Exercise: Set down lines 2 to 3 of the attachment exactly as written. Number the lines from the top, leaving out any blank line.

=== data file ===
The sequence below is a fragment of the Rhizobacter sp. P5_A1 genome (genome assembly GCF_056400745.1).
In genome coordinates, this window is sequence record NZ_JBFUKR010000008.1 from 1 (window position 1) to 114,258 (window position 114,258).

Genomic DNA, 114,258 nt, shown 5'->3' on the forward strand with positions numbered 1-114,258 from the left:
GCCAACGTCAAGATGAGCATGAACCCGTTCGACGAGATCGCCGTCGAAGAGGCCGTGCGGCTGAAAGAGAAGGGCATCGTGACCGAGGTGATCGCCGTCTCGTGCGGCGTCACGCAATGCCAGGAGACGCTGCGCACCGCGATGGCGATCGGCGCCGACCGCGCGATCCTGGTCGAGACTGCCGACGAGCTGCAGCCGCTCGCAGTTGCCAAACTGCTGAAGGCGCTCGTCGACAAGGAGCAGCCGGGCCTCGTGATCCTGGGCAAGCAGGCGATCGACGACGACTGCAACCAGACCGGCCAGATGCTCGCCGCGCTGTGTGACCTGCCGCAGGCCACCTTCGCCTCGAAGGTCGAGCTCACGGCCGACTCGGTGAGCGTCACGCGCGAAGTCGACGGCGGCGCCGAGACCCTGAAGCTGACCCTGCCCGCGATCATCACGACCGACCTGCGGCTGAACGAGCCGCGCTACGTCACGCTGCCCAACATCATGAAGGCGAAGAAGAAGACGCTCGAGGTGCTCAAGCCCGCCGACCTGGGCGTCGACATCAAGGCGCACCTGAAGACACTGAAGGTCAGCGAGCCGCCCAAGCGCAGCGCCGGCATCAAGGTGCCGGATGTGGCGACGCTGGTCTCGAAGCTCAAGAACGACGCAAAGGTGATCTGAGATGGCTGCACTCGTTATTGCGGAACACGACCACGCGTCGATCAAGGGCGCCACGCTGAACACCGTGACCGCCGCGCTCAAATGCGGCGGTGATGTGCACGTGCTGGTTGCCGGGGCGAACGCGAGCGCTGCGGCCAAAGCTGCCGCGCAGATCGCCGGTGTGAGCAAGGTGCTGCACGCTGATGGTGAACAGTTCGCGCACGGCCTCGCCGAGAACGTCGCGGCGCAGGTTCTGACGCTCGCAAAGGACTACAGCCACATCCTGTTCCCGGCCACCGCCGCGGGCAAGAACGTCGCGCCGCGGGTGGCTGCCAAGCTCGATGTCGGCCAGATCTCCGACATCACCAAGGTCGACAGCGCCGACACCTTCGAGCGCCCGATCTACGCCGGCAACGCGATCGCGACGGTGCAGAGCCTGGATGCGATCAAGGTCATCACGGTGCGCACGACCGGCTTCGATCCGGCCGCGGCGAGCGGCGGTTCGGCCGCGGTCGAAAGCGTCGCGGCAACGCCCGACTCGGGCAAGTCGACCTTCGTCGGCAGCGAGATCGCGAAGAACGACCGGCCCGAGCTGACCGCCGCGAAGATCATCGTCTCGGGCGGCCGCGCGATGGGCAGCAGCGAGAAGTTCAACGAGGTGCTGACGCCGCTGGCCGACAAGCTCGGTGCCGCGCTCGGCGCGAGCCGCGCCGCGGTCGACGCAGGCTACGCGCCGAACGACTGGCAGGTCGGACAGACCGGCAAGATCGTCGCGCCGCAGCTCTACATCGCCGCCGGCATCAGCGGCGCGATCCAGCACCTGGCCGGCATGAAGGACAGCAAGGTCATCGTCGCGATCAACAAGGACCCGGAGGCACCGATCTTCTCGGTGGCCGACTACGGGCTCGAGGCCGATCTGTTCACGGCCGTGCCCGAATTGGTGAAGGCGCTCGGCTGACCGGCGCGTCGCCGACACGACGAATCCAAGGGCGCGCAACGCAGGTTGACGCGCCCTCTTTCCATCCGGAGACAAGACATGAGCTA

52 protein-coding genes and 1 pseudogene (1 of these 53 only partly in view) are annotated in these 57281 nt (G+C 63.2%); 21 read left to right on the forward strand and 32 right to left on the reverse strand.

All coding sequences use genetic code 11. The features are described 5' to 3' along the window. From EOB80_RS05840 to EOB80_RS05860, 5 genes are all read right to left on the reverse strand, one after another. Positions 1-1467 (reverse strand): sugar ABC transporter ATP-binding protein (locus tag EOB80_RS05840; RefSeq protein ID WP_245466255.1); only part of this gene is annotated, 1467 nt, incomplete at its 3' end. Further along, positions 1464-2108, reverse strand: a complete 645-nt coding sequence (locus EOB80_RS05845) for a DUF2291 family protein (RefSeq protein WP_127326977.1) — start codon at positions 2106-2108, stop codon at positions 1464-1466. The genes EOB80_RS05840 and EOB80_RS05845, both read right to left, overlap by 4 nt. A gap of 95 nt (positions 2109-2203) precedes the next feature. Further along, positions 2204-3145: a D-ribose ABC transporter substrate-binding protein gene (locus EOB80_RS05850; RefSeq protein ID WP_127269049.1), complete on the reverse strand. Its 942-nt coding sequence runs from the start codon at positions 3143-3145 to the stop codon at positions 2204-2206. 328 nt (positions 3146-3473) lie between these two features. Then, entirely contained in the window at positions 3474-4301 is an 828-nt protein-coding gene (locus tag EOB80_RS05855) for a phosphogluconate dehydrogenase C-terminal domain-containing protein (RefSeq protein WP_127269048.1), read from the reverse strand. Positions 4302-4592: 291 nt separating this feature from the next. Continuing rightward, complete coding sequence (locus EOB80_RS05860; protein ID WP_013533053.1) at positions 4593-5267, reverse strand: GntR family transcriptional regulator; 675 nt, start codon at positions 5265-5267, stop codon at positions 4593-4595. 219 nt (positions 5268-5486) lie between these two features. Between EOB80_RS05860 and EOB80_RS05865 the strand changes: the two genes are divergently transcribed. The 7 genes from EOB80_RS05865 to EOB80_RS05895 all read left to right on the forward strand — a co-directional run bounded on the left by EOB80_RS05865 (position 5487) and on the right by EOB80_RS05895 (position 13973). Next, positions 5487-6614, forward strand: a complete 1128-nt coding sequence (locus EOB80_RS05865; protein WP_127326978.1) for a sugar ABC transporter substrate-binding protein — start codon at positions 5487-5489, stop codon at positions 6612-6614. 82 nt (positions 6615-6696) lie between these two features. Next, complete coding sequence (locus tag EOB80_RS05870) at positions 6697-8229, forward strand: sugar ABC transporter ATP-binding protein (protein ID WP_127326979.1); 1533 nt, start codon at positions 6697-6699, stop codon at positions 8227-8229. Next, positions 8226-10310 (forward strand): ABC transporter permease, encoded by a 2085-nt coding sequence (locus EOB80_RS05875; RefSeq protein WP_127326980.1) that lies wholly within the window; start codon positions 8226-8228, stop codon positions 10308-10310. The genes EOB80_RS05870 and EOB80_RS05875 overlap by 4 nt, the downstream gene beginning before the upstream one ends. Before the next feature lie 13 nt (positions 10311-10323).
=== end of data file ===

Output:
In genome coordinates, this window is sequence record NZ_JBFUKR010000008.1 from 1 (window position 1) to 114,258 (window position 114,258).

Genomic DNA, 114,258 nt, shown 5'->3' on the forward strand with positions numbered 1-114,258 from the left: